The relations between Russia and Greece have always been marked by religious and cultural ties. In addition, the two Countries share similar political views and, in particular, Greece is a strong supporter of Russia’s position on the Kosovo Unilateral Declaration of Independence. Even if Greece is a Member State of the EU and of the NATO, the relation with Russia has a strong tradition and both cooperate in sectors such trade, culture, energy, military and tourism.

The new left-right Greek ruling coalition, made by Syriza and An.El. (Independent Greeks, Anexartītoi Ellīnes) is trying to pursue a new foreign policy, not unidimensional, as it in the past, but a multidimensional one. The major aspect of this new policy is to look for the support of the emerging countries, BRICS, to give the Country a new role and to attract new foreign investments to allocate in the main sector of the Greek economics. This decision does not take into account the European membership as well as the Atlantic one. Indeed the ties with Russia are a perfect representation of this new political programme.

Russia, on its part, through this visit wants to soften the relation with the EU, especially in view of the future decision of the European Countries to maintain or not the sanctions against the Country after July. Putin needs a political opening and distension towards Russia and Serbia. And it is not a coincidence that few days before the trip to Greece, Putin met the Serbian Prime Minister, Aleksandar Vucic. The Greek-Russian axe is one additional element to the Russian-Serbian one.  And it is important to underline that these two partners are respectively, member of the EU and of the NATO (Greece) and the other is a candidate for EU membership (Serbia).

Obama seems to be worried about the relationship between the two Countries, as well as the Greeks’s neighbours and the other European Member States. The cooperation between Russia and Greece is not only commercial or partially political: in the past there were two examples of military cooperation. No joint exercises but exclusively a supply of complementary defence equipment. During the Government led by the Panhellenic Socialist Movement (Panellinio Sosialistiko Kinima, ΠΑΣΟΚ), there were two episodes of cooperation with Moscow: first of all the a concession on behalf of Greece, of supply for the Russian fleet stationed at the boatyard of Syros´Island. Then, there was a Russian supply to Cyprus of the anti-aircraft system S300.

This kind of cooperation worried all NATO Member States. The relations with Russia could, in the long term, convince Greece to put some distance from the NATO and its politics. This would lead to a domino effect: the United States in primis would lose trust towards the Mediterranean Country, as well as all the others would. The defence of Mediterranean Sea will become again the central objective of the future plan of the Alliance. Denying the access to the sea to Russia could worsen the relations with Western Countries again. The possibility that this would happen in short time is quite impossible, but in a medium-long term perspective this would be possible and it could depend on the next initiatives of the leading coalition SYRIZA-An.El. Syriza, in its own political programme, talks about the submission to referendum binding treaties and other European relevant agreements. An.El., instead, ask for a reform of the educational system supported by the development of a Christian Orthodox oriented system. These two elements combined together represent the perfect recipe for getting closer to Russia more than before. Moreover, there is energetic cooperation resembling the military one, and the numerous advantage related to the agreements signed that will get Greece closer to the Russian orbit.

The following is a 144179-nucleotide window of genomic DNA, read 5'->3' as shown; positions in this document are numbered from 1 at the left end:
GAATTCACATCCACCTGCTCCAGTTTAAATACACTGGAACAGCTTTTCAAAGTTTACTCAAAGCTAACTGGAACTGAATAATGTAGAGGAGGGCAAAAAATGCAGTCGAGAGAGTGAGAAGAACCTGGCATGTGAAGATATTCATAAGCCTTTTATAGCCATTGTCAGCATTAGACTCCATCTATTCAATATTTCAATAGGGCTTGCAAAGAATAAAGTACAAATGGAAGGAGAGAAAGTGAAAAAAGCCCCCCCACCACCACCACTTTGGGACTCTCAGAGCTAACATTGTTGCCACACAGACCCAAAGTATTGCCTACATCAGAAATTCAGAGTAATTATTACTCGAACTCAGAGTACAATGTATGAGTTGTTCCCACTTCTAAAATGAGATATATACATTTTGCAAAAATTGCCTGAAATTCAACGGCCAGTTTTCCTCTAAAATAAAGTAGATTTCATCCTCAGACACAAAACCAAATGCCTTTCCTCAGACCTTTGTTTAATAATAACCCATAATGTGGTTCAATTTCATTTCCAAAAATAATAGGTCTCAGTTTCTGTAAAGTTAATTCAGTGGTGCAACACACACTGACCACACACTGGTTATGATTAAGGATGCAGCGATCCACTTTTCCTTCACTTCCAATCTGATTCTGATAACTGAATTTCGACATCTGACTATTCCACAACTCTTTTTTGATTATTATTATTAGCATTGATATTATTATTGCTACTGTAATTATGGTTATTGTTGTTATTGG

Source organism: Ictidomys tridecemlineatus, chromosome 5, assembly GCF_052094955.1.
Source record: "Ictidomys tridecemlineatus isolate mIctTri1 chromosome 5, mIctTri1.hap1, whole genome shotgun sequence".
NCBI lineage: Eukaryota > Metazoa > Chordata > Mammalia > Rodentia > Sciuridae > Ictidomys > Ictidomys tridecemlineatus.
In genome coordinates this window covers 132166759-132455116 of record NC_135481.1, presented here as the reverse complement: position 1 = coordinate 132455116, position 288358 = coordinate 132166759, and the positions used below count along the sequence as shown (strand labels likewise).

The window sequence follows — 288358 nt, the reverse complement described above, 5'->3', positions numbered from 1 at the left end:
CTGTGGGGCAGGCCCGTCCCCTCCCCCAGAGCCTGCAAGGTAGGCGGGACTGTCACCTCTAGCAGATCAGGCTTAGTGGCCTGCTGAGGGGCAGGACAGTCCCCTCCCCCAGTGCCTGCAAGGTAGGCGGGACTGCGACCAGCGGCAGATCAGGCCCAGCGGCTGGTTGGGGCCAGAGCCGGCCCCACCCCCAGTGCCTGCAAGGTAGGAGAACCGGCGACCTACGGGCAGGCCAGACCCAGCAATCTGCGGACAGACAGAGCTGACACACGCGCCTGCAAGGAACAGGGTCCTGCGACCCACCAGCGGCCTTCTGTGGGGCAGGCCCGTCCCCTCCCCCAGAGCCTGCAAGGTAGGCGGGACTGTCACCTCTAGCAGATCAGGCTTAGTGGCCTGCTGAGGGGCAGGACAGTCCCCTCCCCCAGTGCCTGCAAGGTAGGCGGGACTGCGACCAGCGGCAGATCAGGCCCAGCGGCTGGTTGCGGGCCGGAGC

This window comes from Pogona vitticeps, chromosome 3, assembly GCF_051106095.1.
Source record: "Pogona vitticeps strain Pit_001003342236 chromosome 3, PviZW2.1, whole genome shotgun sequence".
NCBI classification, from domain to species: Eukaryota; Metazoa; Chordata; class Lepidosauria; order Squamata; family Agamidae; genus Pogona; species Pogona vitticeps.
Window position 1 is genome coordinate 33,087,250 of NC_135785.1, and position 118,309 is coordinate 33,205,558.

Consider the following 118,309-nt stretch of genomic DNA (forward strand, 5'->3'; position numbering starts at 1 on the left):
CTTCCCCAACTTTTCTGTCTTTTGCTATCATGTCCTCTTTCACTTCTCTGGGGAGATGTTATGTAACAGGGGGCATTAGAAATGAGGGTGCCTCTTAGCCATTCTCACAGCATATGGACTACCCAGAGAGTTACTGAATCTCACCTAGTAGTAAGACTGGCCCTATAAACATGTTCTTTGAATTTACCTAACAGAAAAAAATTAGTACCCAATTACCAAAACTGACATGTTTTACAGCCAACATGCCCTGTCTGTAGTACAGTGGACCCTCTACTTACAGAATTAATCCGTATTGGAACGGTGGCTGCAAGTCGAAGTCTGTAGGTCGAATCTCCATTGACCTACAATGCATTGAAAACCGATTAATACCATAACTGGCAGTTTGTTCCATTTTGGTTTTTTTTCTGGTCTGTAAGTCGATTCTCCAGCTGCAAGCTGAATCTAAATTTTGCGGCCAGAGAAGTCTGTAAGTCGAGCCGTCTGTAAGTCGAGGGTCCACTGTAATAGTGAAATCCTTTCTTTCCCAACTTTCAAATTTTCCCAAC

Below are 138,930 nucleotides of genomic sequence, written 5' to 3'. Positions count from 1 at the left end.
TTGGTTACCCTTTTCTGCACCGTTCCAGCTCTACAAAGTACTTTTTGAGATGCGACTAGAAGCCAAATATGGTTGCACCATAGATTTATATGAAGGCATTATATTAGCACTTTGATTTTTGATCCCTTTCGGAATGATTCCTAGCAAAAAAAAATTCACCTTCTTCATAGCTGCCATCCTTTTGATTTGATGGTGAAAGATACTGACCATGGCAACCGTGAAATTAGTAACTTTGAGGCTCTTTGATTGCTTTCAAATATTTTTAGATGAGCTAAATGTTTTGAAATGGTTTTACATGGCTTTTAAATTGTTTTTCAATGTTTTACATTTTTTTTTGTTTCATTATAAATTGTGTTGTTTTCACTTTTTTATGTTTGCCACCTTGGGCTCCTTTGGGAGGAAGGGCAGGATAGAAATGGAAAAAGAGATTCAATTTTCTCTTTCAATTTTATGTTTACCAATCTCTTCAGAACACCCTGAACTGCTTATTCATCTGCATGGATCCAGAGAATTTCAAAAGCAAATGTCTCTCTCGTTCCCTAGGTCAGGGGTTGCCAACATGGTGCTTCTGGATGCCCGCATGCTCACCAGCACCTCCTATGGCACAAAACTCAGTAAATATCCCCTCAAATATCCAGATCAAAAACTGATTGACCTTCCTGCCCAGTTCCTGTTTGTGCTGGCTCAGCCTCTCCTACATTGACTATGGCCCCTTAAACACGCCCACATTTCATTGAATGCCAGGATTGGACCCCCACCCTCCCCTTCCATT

What will happen in the short-medium term is not easy to predict, but the real test will be the EU decision over Russian sanctions. In that occasion Greece should decide whether to vote against or in favor. If Greece will continue to maintain only economic and cultural ties with Russia, Greek diplomacy should be able to make the Country a bridge between the two cultures and politics. If Greece will continue to support the Russian politics to pursue economic advantages, the Country will change direction. A direction that will not be easily accepted and that will change the political assets of the most unstable region in Europe.

Alessandra Vernile

Master’s degree in International Relations (LUMSA)


Putin wraps up with Russian Monastery visit. 2016, May 28. Retrieved from:

Greece wants trade energy deals from Putin trip, 2016, May 27. Retrieved from:

Putin visits Greece for energy investment talks. 2016, May 27. Retrieved from:

Putin and Tsipras seeking to profit from historic ties. 2016, May 27. Retrieved from:

Seiti A. (2016, May 28) Russie-Grèce : une visite au carrefour des enjeux économiques, géopolitiques et symboliques, Retrieved from:

This website uses cookies to improve your experience. We'll assume you're ok with this, but you can opt-out if you wish. Accept Read More